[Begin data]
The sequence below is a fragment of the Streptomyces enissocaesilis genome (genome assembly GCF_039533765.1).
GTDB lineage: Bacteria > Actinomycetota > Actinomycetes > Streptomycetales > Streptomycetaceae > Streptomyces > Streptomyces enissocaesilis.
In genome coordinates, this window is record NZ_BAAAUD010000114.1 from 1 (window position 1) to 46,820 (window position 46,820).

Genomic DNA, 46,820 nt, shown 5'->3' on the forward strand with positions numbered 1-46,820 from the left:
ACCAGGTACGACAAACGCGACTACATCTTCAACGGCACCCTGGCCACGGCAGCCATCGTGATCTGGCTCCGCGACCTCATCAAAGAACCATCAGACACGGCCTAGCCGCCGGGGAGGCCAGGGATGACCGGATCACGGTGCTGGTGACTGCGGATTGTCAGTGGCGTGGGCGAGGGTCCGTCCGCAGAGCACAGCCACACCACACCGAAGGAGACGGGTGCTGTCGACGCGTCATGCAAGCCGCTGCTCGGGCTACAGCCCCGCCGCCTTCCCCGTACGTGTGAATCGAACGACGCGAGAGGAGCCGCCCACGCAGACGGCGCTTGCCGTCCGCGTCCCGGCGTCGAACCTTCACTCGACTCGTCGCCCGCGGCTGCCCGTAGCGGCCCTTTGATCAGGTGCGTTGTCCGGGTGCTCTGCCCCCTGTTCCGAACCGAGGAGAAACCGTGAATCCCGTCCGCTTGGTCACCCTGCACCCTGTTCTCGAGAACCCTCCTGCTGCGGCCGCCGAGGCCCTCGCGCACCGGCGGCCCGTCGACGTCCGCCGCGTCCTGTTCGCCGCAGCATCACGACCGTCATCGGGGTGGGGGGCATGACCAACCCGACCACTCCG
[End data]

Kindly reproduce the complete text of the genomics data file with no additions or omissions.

The sequence below is a fragment of the Streptomyces enissocaesilis genome (genome assembly GCF_039533765.1).
GTDB lineage: Bacteria > Actinomycetota > Actinomycetes > Streptomycetales > Streptomycetaceae > Streptomyces > Streptomyces enissocaesilis.
In genome coordinates, this window is record NZ_BAAAUD010000114.1 from 1 (window position 1) to 46,820 (window position 46,820).

Genomic DNA, 46,820 nt, shown 5'->3' on the forward strand with positions numbered 1-46,820 from the left:
ACCAGGTACGACAAACGCGACTACATCTTCAACGGCACCCTGGCCACGGCAGCCATCGTGATCTGGCTCCGCGACCTCATCAAAGAACCATCAGACACGGCCTAGCCGCCGGGGAGGCCAGGGATGACCGGATCACGGTGCTGGTGACTGCGGATTGTCAGTGGCGTGGGCGAGGGTCCGTCCGCAGAGCACAGCCACACCACACCGAAGGAGACGGGTGCTGTCGACGCGTCATGCAAGCCGCTGCTCGGGCTACAGCCCCGCCGCCTTCCCCGTACGTGTGAATCGAACGACGCGAGAGGAGCCGCCCACGCAGACGGCGCTTGCCGTCCGCGTCCCGGCGTCGAACCTTCACTCGACTCGTCGCCCGCGGCTGCCCGTAGCGGCCCTTTGATCAGGTGCGTTGTCCGGGTGCTCTGCCCCCTGTTCCGAACCGAGGAGAAACCGTGAATCCCGTCCGCTTGGTCACCCTGCACCCTGTTCTCGAGAACCCTCCTGCTGCGGCCGCCGAGGCCCTCGCGCACCGGCGGCCCGTCGACGTCCGCCGCGTCCTGTTCGCCGCAGCATCACGACCGTCATCGGGGTGGGGGGCATGACCAACCCGACCACTCCG